Although opportunities can exist, high fees and low liquidity keep the investment hurdle high for alternative investments.
For hedge funds, any measurable “alpha” is disputable, often include leverage and lack much real diversification away from public equities. Yet, the average fees as reported by the AIMA are close to 1.75% annually and 17.5% of the upside performance. Also, liquidity is highly restricted.
With that said, we do acknowledge that hedge funds can offer access to certain markets otherwise closed to investors and many profit by providing liquidity in times of stress. Some that employ short strategies can also offset risk in other areas of a portfolio. Still, to overcome their fee structure, tax inefficiency, illiquidity, etc., the opportunity needs to be glaring for us to consider a hedge fund.
Private equity shares a similar fee structure with hedge funds and and also suffer from an imperfect proxy to measure relative performance. Although by most measures, private equity has exceeded the performance of broad public markets, when adjusted for the added leverage (i.e., risk) and the small company, value bias inherent in private equity along with, their relative performance is more uncertain. And it is hard to see how leveraged buyout (LBO) firms buying publicly traded companies at premiums offer much diversification benefit to a balanced stock portfolio.
Many firms, though, operate almost exclusively in the private markets, buying smaller, often mismanaged companies, often from second generation families or firms exiting lines of business. These acquired companies can offer synergies to other companies in a private equity firm’s portfolio and can be more readily restructured than with prior owners. In these circumstances, the risk around the investment is often around execution, a risk uncorrelated to other assets and thus a worthy diversifier.
Private equity firms themselves capture much of this ability to restructure companies via a fee structure often as high as those at hedge funds. But in addition, many private equity firms charge transaction, “monitoring” and additional fees back to their acquired companies. These fees can add multiple percentage points to the costs of the investment. The question from us isn’t so much does private equity create value, but rather who really benefits given the high fees and often small diversification advantages?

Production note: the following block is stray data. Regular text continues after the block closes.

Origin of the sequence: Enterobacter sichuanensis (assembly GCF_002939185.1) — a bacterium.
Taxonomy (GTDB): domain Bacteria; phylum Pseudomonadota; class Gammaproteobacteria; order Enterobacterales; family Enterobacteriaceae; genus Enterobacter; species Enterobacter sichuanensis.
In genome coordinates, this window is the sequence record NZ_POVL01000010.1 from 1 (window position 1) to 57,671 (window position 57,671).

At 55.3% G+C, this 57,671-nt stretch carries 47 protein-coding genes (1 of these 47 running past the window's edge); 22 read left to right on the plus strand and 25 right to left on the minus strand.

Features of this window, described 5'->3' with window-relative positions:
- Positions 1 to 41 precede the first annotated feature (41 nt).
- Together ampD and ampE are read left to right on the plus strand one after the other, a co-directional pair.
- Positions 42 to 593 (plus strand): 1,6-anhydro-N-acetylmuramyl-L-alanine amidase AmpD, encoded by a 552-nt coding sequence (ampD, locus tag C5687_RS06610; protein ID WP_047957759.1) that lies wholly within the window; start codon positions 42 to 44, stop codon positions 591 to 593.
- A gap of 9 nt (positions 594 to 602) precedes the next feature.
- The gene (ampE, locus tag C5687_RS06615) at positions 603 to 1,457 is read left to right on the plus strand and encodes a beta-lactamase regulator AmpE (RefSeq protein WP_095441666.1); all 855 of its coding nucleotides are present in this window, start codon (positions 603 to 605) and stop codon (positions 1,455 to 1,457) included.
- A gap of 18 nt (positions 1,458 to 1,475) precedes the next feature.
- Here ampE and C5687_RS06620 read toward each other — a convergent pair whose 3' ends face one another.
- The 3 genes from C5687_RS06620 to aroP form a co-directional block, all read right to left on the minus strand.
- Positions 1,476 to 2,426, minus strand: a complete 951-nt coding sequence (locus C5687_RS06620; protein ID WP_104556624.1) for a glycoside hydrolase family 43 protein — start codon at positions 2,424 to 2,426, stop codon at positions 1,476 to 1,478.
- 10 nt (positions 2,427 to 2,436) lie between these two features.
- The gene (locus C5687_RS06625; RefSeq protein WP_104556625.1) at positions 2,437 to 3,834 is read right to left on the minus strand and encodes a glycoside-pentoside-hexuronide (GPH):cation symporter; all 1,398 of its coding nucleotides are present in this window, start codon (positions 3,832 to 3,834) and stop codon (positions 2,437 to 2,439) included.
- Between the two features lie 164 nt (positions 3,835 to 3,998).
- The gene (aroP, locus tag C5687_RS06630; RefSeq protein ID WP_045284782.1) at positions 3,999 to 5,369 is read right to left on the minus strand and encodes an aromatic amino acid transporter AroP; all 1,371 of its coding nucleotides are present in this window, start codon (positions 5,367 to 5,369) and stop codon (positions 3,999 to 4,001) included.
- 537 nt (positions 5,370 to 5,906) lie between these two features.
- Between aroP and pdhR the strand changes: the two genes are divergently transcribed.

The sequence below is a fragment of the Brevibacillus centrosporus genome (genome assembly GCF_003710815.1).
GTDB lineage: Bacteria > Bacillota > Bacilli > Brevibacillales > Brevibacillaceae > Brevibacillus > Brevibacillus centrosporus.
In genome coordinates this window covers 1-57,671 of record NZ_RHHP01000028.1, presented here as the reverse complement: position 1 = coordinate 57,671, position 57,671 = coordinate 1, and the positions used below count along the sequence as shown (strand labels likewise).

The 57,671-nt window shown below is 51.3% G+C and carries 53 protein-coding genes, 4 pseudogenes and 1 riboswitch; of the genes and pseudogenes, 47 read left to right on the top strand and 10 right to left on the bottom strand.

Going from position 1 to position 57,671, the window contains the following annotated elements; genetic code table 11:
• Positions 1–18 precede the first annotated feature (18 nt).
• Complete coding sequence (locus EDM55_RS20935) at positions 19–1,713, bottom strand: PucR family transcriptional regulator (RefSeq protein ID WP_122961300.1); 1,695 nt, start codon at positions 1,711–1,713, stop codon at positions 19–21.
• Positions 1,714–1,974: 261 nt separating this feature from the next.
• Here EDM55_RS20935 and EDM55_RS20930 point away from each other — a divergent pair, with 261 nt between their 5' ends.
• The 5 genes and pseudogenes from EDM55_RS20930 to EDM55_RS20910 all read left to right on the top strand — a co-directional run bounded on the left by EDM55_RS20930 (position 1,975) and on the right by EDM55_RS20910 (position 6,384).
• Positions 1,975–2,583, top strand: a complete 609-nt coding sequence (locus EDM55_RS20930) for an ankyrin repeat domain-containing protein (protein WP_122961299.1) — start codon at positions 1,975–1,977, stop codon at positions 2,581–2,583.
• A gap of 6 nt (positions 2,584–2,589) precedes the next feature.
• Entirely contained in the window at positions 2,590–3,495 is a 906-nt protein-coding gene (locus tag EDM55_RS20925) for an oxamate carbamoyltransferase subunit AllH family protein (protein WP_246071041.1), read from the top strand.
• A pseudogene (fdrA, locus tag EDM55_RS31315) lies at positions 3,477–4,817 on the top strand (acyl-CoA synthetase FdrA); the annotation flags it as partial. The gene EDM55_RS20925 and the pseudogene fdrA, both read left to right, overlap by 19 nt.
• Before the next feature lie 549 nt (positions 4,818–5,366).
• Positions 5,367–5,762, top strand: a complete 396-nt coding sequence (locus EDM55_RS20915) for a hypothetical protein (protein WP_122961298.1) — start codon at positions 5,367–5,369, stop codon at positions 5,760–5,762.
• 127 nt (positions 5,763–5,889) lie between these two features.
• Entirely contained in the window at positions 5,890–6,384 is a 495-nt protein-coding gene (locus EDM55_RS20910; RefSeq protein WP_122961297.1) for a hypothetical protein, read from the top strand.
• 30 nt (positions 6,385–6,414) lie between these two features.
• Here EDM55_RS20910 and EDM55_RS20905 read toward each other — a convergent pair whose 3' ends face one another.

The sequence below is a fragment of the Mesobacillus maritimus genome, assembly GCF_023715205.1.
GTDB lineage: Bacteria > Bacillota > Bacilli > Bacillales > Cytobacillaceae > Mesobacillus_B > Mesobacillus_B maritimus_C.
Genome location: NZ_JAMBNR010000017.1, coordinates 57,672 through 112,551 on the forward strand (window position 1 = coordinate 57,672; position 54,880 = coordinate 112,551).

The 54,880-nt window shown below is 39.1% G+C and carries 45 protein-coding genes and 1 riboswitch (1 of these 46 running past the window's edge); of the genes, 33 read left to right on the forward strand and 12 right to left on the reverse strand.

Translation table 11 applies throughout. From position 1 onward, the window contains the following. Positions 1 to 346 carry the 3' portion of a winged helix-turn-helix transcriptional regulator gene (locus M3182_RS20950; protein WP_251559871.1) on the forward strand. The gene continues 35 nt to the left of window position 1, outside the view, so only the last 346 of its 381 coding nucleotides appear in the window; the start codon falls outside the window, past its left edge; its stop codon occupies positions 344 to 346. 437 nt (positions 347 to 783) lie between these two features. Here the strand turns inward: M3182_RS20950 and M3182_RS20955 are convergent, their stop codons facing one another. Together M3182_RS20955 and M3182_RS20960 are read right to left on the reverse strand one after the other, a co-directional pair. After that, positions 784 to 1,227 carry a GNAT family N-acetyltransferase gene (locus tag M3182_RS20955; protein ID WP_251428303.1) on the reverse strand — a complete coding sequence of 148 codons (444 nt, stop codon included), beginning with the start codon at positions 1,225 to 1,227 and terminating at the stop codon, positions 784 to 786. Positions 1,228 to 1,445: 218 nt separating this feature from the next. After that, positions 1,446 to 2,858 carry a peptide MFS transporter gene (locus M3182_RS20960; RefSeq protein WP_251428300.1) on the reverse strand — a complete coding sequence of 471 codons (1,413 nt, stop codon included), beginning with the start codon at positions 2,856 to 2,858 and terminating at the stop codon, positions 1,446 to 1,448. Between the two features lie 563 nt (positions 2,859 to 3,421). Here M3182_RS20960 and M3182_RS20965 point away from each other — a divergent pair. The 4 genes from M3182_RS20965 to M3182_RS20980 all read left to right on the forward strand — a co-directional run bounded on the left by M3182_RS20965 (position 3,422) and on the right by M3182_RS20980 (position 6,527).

Venture Capital and Start-Up Investments
Venture Capital performance data is more limited, but intuitively, appears to be very cyclical exhibiting very strong performance through the 1990s and more mediocre performance since then. Start-ups, or “seed capital”, have even less performance data to parse, but likely mirror that of venture capital. In both, the success of even one investment can skew the performance of the most broadly invested fund or portfolio of start-ups. This further limits the ability to separate the lucky from the skilled early-stage investor. And similar to if not even more so than private equity, execution drives success which in turn is largely uncorrelated to other assets by its very nature. With seed capital, investors can also avoid many of the fees associated with other alternative investments which makes us favor that particular asset, at least when capital for the sector is scarce.